Varicose Veins Symptoms

Varicose veins symptoms are easy to recognize. The most familiar form of varicose veins develop downward either or in both large veins near the leg surface. The typical varicose veins symptoms are aching, disfigurement, itching, vein inflammation, bleeding and ulcers. Varicose veins develop slowly but once they start appear, progression seems to be faster. People with varicose veins are those between the ages of 30 and 60. The condition appears in women four times more than in men. Varicose veins are said to develop or get worse when a woman is pregnant due to more pressure from the uterus against the pelvic and leg veins, elevated blood volume and varying hormones.

Aching in your legs as well as a heavy feeling and a feeling of congestion when you sit or stand for a long time is one of the most common of the many varicose veins symptoms. Aching and heavy legs can get worse at night and after exercising. Cramps may also develop when making a sudden movement such as when standing up. However, varicose veins usually do not cause pain. Spider veins or telangiectasia may also appear in the affected leg. Minor injuries near the area where varicose veins appear may bleed more than the normal and may even take time to heal.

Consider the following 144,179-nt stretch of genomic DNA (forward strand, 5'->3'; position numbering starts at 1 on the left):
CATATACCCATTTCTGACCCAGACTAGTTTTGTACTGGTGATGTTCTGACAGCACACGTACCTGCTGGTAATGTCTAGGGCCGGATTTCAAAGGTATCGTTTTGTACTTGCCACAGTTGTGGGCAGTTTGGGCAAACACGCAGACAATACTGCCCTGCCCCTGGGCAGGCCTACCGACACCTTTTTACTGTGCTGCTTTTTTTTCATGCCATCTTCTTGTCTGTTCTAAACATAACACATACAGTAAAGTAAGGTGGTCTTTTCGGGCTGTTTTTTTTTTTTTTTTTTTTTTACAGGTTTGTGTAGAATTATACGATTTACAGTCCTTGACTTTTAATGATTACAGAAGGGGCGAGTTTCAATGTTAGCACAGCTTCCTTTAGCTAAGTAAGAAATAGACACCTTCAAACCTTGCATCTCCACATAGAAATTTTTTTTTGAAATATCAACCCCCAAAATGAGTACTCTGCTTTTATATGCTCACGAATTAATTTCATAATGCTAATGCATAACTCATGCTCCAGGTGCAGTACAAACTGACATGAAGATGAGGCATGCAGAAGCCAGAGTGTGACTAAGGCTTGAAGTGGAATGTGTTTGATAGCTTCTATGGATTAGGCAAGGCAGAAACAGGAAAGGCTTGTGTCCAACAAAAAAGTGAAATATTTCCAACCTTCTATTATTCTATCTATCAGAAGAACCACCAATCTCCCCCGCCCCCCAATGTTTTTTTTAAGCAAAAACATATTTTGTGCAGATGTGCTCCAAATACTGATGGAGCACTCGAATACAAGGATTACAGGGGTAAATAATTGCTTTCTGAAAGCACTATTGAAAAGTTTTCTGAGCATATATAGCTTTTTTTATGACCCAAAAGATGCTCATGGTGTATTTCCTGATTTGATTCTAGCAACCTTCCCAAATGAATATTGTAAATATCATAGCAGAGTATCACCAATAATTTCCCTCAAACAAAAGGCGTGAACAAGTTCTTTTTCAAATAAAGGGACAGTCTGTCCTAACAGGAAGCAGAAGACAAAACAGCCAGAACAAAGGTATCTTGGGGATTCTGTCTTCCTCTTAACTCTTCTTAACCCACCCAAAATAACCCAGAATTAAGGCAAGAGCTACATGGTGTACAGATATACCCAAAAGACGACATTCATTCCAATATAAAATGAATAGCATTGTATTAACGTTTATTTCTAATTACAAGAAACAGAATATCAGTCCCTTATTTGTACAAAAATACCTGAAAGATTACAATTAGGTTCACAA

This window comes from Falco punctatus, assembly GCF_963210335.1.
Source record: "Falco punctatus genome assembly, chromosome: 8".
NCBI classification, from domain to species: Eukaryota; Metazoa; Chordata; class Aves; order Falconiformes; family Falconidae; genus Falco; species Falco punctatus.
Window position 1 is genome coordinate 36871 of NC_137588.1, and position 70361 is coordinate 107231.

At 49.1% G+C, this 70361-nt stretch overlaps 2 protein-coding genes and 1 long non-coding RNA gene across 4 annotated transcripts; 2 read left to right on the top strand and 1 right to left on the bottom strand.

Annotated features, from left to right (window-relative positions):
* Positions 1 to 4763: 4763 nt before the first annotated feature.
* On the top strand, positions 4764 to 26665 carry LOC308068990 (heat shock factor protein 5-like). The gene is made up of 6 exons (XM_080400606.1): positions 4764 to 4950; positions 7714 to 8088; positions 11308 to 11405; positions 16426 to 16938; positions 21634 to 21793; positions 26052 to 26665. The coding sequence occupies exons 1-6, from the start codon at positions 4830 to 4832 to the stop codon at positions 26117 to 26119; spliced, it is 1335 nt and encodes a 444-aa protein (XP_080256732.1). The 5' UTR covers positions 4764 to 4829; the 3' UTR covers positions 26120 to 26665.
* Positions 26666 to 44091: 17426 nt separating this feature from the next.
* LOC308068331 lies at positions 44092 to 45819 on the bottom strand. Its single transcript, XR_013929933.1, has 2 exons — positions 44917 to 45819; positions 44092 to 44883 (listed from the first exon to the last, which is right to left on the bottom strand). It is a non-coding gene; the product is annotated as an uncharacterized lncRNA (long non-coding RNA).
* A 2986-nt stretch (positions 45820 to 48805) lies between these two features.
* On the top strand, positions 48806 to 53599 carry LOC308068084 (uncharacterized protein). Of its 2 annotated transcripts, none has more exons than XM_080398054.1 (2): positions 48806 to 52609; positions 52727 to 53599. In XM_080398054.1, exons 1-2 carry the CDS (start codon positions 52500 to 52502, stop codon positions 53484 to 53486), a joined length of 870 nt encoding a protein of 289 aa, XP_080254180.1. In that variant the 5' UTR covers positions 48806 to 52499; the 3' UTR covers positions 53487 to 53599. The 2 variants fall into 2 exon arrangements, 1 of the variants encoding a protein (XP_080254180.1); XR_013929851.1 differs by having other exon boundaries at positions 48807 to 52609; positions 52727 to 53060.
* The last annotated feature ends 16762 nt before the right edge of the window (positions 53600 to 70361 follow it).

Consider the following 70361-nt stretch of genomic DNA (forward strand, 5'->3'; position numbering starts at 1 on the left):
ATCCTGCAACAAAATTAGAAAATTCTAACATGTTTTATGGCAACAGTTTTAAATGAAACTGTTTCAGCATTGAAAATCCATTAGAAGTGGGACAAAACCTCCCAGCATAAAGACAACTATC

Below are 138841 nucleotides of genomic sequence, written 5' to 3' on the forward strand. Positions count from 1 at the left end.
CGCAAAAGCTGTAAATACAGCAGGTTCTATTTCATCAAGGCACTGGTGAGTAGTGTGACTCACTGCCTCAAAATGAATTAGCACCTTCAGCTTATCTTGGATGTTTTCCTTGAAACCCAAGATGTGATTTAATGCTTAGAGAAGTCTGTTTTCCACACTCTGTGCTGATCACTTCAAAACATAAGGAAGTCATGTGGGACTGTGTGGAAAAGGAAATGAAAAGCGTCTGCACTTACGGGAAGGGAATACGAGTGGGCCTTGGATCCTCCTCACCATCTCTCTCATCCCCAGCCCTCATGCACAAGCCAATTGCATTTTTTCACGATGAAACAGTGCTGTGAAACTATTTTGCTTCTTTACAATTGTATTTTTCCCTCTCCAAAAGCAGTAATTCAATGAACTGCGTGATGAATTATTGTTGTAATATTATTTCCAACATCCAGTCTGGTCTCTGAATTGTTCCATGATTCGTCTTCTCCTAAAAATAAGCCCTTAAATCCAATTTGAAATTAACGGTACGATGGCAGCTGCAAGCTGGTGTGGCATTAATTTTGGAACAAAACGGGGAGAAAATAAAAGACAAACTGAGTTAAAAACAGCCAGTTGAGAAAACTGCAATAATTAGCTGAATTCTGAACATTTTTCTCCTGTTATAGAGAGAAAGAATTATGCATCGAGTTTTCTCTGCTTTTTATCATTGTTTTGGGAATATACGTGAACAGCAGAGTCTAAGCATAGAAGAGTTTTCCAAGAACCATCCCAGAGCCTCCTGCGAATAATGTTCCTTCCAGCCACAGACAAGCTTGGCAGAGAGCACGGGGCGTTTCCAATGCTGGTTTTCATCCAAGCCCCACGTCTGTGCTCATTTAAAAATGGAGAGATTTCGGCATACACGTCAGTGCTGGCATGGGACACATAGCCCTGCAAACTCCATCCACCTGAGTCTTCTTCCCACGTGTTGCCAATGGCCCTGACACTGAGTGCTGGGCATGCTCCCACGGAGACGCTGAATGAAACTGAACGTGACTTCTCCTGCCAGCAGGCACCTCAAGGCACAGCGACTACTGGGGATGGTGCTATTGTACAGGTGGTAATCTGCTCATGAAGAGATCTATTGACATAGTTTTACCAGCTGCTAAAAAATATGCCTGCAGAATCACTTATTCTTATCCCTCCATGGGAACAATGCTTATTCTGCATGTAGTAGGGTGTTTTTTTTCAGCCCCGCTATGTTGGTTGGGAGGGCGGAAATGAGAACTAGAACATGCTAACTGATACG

Another evident symptom is the bulging of the veins such that these veins appear twisted for either a portion or even at the entire length of your leg. There may also be a slight outline of bluish veins. A severe case of varicose veins may manifest swelling of the skin covering your leg. The skin covering may also appear dry and irritated. A brownish discoloration may appear in your own leg after a number of years.

Itching occurs when your skin starts to dry and irritated over the vein. An inflammation of the vein may appear as an engorgement of a section of the vein with blood. The swollen section appears to be firm, red and tender especially after long periods of sitting and standing. This condition is usually referred as phlebitis. Skin above the ankle may also shrink since the fat underneath the skin becomes hard. This condition is called lipodermatosclerosis.

Bleeding of the varicose veins is uncommon but a cut due to a sharp object can cause bleeding since varicose veins are large near the surface of the skin while often covered by a thin layer of skin. Open sores may also be considered varicose veins symptoms and usually appear near the ankle where swelling usually develops. Whitened, irregular scar like patches known as atrophie blanche may also be seen at the ankles.